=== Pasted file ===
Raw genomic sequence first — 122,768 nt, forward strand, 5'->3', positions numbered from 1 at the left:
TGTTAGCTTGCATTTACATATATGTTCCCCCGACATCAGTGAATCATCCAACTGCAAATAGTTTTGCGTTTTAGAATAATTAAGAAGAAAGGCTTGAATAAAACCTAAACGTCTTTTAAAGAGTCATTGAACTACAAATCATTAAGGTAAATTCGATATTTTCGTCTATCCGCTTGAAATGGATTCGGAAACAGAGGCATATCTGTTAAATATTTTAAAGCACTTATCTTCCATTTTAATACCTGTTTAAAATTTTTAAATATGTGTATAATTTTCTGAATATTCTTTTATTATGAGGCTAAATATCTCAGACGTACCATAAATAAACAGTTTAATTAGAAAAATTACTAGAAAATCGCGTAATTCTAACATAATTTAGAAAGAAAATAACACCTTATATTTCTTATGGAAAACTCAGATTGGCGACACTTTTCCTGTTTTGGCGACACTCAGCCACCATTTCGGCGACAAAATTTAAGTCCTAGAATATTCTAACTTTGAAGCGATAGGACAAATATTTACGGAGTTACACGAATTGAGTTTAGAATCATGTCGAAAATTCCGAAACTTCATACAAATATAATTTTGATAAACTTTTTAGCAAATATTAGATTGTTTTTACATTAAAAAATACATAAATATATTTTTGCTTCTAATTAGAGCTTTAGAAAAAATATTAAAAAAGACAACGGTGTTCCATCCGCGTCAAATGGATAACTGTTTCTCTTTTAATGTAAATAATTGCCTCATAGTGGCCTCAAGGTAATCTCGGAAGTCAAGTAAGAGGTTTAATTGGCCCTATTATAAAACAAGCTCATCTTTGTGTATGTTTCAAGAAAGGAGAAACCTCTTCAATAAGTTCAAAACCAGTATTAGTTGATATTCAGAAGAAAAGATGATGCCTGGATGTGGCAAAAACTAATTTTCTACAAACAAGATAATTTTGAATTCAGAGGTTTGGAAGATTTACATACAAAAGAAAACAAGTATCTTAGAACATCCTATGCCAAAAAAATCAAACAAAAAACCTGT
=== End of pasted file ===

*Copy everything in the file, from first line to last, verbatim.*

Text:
Raw genomic sequence first — 122,768 nt, forward strand, 5'->3', positions numbered from 1 at the left:
TGTTAGCTTGCATTTACATATATGTTCCCCCGACATCAGTGAATCATCCAACTGCAAATAGTTTTGCGTTTTAGAATAATTAAGAAGAAAGGCTTGAATAAAACCTAAACGTCTTTTAAAGAGTCATTGAACTACAAATCATTAAGGTAAATTCGATATTTTCGTCTATCCGCTTGAAATGGATTCGGAAACAGAGGCATATCTGTTAAATATTTTAAAGCACTTATCTTCCATTTTAATACCTGTTTAAAATTTTTAAATATGTGTATAATTTTCTGAATATTCTTTTATTATGAGGCTAAATATCTCAGACGTACCATAAATAAACAGTTTAATTAGAAAAATTACTAGAAAATCGCGTAATTCTAACATAATTTAGAAAGAAAATAACACCTTATATTTCTTATGGAAAACTCAGATTGGCGACACTTTTCCTGTTTTGGCGACACTCAGCCACCATTTCGGCGACAAAATTTAAGTCCTAGAATATTCTAACTTTGAAGCGATAGGACAAATATTTACGGAGTTACACGAATTGAGTTTAGAATCATGTCGAAAATTCCGAAACTTCATACAAATATAATTTTGATAAACTTTTTAGCAAATATTAGATTGTTTTTACATTAAAAAATACATAAATATATTTTTGCTTCTAATTAGAGCTTTAGAAAAAATATTAAAAAAGACAACGGTGTTCCATCCGCGTCAAATGGATAACTGTTTCTCTTTTAATGTAAATAATTGCCTCATAGTGGCCTCAAGGTAATCTCGGAAGTCAAGTAAGAGGTTTAATTGGCCCTATTATAAAACAAGCTCATCTTTGTGTATGTTTCAAGAAAGGAGAAACCTCTTCAATAAGTTCAAAACCAGTATTAGTTGATATTCAGAAGAAAAGATGATGCCTGGATGTGGCAAAAACTAATTTTCTACAAACAAGATAATTTTGAATTCAGAGGTTTGGAAGATTTACATACAAAAGAAAACAAGTATCTTAGAACATCCTATGCCAAAAAAATCAAACAAAAAACCTGT